We’ve all been told that in life it is the journey, not the destination, that counts. This is never truer than when you are on a pilgrimage like The Camino de Santiago. The route you take and how long you spend on The Camino is an individual choice, but the experiences of Pilgrims are often shared. Here are a few of the shared experiences that really make The Camino de Santiago a road worth travelling
Time to Think
No-one is immune to the stresses of daily life. There are always so many things to think about and to plan. But on the Camino de Santiago, no matter where you start or finish, each day has the same goal: make it to the next stop. You have time to really be present, to focus on nothing but a few steps ahead. Or you can take the opportunity to ponder, uninterrupted, all the things that are normally pushed to the back of your mind. Time on the Camino is your time, whether you travel in a group or on your own, you’ll still have plenty of it.
The Camino Family
The Camino de Santiago is not a journey you take alone, even if you start off that way. You share the journey with the hundreds of other pilgrims and locals that make the Camino de Santiago what it is. You will meet many other like-minded Pilgrims, going through many of the same things as you are. They will be like your family on the road, everyone there for each other as you each of you make your own journey, together.
Your Camino Your Way
The thought of trying and failing at The Camino may put some travellers off even attempting it. But the route you take is up to you. There are parts of The Camino that cover less challenging terrain, require shorter walking days and are easier on the feet. Making it suitable for almost any fitness levels.
Like any great adventure though, you shouldn’t go in unprepared. Test yourself on walking tracks close to home; see how far you can walk before stopping, wear in your walking shoes, see what terrains are challenging and which you prefer. A little training goes a long way on The Camino, so make those test-runs near home a regular thing in the months before you go.
Once you feel comfortable that you know what you are capable of, start researching the different routes on The Camino de Santiago and find the perfect one for you.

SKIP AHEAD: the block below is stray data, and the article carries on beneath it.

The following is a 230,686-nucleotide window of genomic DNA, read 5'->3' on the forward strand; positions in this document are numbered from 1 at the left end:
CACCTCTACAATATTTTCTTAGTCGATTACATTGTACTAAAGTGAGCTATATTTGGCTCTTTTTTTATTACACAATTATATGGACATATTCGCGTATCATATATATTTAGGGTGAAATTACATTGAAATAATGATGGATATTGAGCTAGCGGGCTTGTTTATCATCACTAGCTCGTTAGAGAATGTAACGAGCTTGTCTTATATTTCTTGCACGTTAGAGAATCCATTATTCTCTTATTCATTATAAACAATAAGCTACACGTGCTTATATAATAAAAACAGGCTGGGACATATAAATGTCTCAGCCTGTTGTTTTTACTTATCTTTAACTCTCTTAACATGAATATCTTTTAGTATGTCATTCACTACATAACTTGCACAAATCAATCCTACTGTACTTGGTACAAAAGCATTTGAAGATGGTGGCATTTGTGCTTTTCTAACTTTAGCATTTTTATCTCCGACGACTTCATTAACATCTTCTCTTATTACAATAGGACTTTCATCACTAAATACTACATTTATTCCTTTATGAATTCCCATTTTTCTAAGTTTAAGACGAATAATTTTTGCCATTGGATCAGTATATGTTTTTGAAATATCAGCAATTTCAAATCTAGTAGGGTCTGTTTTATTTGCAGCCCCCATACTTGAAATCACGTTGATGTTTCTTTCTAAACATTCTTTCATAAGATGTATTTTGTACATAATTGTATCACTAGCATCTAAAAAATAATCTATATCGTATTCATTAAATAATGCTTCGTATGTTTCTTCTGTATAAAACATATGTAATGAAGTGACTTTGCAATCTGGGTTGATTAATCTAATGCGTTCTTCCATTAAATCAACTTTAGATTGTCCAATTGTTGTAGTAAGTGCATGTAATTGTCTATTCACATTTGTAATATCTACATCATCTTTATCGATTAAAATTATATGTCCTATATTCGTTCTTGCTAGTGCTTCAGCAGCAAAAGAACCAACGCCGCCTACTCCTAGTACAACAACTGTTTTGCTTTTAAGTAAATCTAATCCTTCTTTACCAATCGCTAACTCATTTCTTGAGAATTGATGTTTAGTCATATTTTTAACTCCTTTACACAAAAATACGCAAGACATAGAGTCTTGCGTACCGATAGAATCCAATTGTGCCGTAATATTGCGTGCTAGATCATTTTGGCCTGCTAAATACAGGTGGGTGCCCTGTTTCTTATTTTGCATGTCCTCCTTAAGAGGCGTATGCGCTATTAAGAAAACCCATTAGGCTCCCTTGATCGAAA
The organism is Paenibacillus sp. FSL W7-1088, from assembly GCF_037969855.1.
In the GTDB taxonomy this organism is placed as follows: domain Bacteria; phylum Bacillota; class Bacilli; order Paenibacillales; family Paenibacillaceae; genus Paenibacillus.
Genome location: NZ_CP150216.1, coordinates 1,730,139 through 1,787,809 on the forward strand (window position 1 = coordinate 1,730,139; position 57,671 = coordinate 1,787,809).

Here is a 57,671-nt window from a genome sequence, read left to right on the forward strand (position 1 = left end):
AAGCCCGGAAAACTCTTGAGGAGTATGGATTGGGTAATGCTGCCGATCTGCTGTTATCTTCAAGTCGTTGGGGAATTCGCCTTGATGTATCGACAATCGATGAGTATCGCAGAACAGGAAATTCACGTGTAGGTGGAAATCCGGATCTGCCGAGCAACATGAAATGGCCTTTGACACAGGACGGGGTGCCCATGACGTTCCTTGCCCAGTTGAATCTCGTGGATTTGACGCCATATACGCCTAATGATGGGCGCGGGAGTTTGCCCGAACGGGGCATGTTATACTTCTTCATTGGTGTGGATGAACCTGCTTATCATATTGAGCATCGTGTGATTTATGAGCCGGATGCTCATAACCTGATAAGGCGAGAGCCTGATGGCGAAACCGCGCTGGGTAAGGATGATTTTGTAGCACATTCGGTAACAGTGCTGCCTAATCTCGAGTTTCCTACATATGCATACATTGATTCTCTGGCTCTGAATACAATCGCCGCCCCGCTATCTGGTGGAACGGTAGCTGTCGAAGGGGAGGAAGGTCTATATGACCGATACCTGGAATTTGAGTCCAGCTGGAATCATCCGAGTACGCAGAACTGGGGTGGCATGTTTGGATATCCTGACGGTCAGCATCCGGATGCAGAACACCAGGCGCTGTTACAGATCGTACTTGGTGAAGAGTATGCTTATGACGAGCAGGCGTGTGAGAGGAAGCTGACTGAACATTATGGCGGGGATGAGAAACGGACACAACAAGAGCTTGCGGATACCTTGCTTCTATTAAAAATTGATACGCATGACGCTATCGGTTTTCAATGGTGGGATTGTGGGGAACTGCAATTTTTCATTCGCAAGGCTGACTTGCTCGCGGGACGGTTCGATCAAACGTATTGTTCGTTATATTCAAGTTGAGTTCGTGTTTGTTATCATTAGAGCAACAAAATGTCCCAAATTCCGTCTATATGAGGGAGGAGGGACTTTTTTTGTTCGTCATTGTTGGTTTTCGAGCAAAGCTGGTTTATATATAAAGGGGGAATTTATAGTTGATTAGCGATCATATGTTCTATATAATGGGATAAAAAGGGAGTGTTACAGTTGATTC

Sense of Accomplishment
Whether you go for a few days, weeks or months finishing a part of The Camino de Santiago is an accomplishment you can be proud of. Thousands of people travel to The Camino every year and each journey is unique, however far you go, whatever your experience along the way it was your journey. You did it. Well done!
The best way to learn what something is capable of is to put it to the test. On The Camino de Santiago you will test your packing skills, your endurance, your friendships, your friend making skills, your moods, your walking shoes and so much more. With every test, you’ll undoubtedly learn something about yourself and what you’re capable of achieving.
Memories to Share
Chances are that if you know anyone who has travelled on The Camino de Santiago, you’ve heard a bit about their journey. Whether they’ve had a profound realisation, a unique experience along the road, maybe they met someone incredible or tried some delicious food – no-one leaves without a tale or two to tell.
Don’t forget the Food
Spain and France are two of the countries along the way that are famous for their cuisine. As you pass through the different regions along the path, you will get a taste of the different food they have to offer. And as anyone who has already been on The Camino will tell you, after a long days walk whatever you’re eating is going to taste great!
Did you think we missed anything? Share your thoughts and some of your own experiences on The Camino de Santiago in the comment section below. In the meantime, check out our Camino de Santiago walking and biking tours.